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The Family Tree - August/September 2003
The Other 70%

By Judith Lloyd

Scotland’s Lowlanders’ heritage is made up of several different races including an Irish Celtic tribe (the Scots) who invaded the Lowland areas in the 3rd and 4th centuries and established colonies there.

Much later the Lowlands was the area separating England from the Highlands.  In the skirmishes and wars between the latter two the Lowlands were continual battlefields, and suffered total destruction of their farms and other lands many times by both sides (the Highlanders to prevent the English from having supplies to aid in their advance, and the English in revenge).  They also added to their own land destruction through the planting of the same crop continually, thus stripping the lands of the nutrients required and causing crop yields to diminish or become non-existent.   Thus the life of a Lowlander was unstable and eventually untenable.

The people of the Lowlands were mostly strong Presbyterian, and, in the reign of the Catholic James 1st (James the 6th of Scotland) were persecuted by the Crown of England. 

When James decided to set up his plantation of Ulster (he had already successfully set up the Jamestown Plantation in 1607 in the colonies) he meant for Englishmen to settle there in addition to some of his Scottish supporters.  James also saw it as a place to send ‘pesky’ Scottish border families to quiet the border between Scotland and England.   The English did not do as well as the Scots on the Ulster Plantation.  Their lands at ‘home’ were more profitable, and many of them returned to England.  Since it was only a 30 mile trip from Scotland to Northern Ireland thousands of Lowland Scots migrated to the Ulster Plantation, bringing with them their Presbyterian religion and their very strong feelings of independence from England.  Hugh Montgomery and James Hamilton, who had been given land in the Ulster Plantation by James, were instrumental in assisting many Scots in the Ayrshire and Galloway regions to leave their homes and obtain land in the Plantation.   This was surely not what James had had in mind.  The areas of Antrim (which had already been settled by Scots since the 1400’s) and County Down became inhabited almost totally by Scots. At this time Highlanders were totally banned from the Plantation.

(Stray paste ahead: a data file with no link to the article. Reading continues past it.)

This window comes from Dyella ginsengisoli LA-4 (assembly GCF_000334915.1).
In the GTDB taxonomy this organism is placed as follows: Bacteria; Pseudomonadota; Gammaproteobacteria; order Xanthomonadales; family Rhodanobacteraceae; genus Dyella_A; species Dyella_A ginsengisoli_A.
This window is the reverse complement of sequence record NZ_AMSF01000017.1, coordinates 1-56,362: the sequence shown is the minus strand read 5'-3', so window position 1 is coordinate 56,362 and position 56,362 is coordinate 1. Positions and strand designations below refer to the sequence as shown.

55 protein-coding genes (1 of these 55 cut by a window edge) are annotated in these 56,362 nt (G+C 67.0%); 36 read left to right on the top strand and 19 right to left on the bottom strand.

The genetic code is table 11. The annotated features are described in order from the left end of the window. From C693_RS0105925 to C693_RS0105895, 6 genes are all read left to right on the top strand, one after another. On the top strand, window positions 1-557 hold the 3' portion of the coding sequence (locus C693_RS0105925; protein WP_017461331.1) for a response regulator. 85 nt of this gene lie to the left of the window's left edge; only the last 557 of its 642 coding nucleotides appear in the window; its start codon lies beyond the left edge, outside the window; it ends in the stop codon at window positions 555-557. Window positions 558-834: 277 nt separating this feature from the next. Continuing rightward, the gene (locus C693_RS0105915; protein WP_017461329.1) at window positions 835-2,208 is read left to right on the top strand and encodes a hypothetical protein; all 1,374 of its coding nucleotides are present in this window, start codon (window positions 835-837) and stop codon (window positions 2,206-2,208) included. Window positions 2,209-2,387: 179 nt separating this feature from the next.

The Scots prospered here with agriculture, the raising of animals, and growing flax for linen production.

The language spoken was Ulster-Scots.  At one time this was the main language spoken in Belfast.  Now the language is spoken only in some rural areas.   Some of the words and phrases here in the U.S. are said to have originated from Scots Ulster.  The most intriguing one I’ve seen was a reference to y’all owing its existence to the Scots Ulster word ‘yis aa’ (meaning you all).  There are also words that we associate with Scotland as Scottish words, (such as nicht – night) which are really Scots-Ulster in origin.

In 1641 the Irish rebelled against these ‘invaders’ of their lands and in surprise attacks killed many Ulster Scots in an effort to rout them from their lands.  The war lasted 8 years and at its end the Scots were still in Ulster.  (However the skirmishes continue to this day between Northern Ireland – Ulster, and the Irish Republic).

In the 1800’s the Highland Clearances created another migration to Ulster.  Though these were in the main, Highlanders, the population still remained Lowland ancestry.  Though the American term given to these people is Scotch-Irish, these people did not and still do not consider themselves Irish.  

It is said that if you live in Northern Ireland and you are protestant, that your ancestry began in the Lowlands of Scotland – or (if you will reread the first paragraph of this article) did it?  Perhaps the people in Ulster have simply come full circle?

The Ulster-Scots Society Of America
105 Arrowhead Way, Cary, NC, 27513
(919) 380-0383  e-mail -

This is a new association starting up.  Their president is Paul Smallwood.

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